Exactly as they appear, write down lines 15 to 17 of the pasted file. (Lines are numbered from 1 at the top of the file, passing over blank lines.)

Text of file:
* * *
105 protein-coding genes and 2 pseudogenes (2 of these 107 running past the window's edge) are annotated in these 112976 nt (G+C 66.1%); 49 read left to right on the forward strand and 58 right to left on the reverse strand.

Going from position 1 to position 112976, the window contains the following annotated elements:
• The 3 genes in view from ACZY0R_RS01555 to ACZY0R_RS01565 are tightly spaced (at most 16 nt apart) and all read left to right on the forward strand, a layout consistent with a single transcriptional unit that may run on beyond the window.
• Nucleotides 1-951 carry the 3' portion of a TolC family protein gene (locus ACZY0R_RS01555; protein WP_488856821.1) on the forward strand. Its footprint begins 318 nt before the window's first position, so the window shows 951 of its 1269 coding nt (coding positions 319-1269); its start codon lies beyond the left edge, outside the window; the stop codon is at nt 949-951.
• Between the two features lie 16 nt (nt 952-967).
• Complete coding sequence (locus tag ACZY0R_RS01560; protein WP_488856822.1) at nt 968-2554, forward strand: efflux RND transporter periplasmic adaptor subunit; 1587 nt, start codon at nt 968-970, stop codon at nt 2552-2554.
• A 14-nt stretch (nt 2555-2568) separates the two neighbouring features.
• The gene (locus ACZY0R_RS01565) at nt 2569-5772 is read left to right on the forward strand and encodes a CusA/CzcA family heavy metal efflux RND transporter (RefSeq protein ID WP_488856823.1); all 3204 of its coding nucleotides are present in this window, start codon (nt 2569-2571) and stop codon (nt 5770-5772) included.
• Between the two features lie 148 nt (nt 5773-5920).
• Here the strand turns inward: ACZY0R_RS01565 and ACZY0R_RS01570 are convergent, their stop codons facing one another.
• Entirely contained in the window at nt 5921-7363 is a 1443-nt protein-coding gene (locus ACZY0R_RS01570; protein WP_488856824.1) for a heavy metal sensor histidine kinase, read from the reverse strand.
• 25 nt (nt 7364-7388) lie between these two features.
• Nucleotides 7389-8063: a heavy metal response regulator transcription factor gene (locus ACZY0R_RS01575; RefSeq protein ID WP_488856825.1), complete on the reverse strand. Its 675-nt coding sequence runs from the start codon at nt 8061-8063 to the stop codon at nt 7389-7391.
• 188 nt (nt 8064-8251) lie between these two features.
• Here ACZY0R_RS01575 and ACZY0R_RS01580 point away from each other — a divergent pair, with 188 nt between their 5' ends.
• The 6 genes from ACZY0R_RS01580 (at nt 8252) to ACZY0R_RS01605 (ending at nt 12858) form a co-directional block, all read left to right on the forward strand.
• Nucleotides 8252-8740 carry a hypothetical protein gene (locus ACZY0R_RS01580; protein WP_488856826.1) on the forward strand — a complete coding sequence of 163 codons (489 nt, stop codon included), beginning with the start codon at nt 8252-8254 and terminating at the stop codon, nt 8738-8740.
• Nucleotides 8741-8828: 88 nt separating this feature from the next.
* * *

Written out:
• Here ACZY0R_RS01575 and ACZY0R_RS01580 point away from each other — a divergent pair, with 188 nt between their 5' ends.
• The 6 genes from ACZY0R_RS01580 (at nt 8252) to ACZY0R_RS01605 (ending at nt 12858) form a co-directional block, all read left to right on the forward strand.
• Nucleotides 8252-8740 carry a hypothetical protein gene (locus ACZY0R_RS01580; protein WP_488856826.1) on the forward strand — a complete coding sequence of 163 codons (489 nt, stop codon included), beginning with the start codon at nt 8252-8254 and terminating at the stop codon, nt 8738-8740.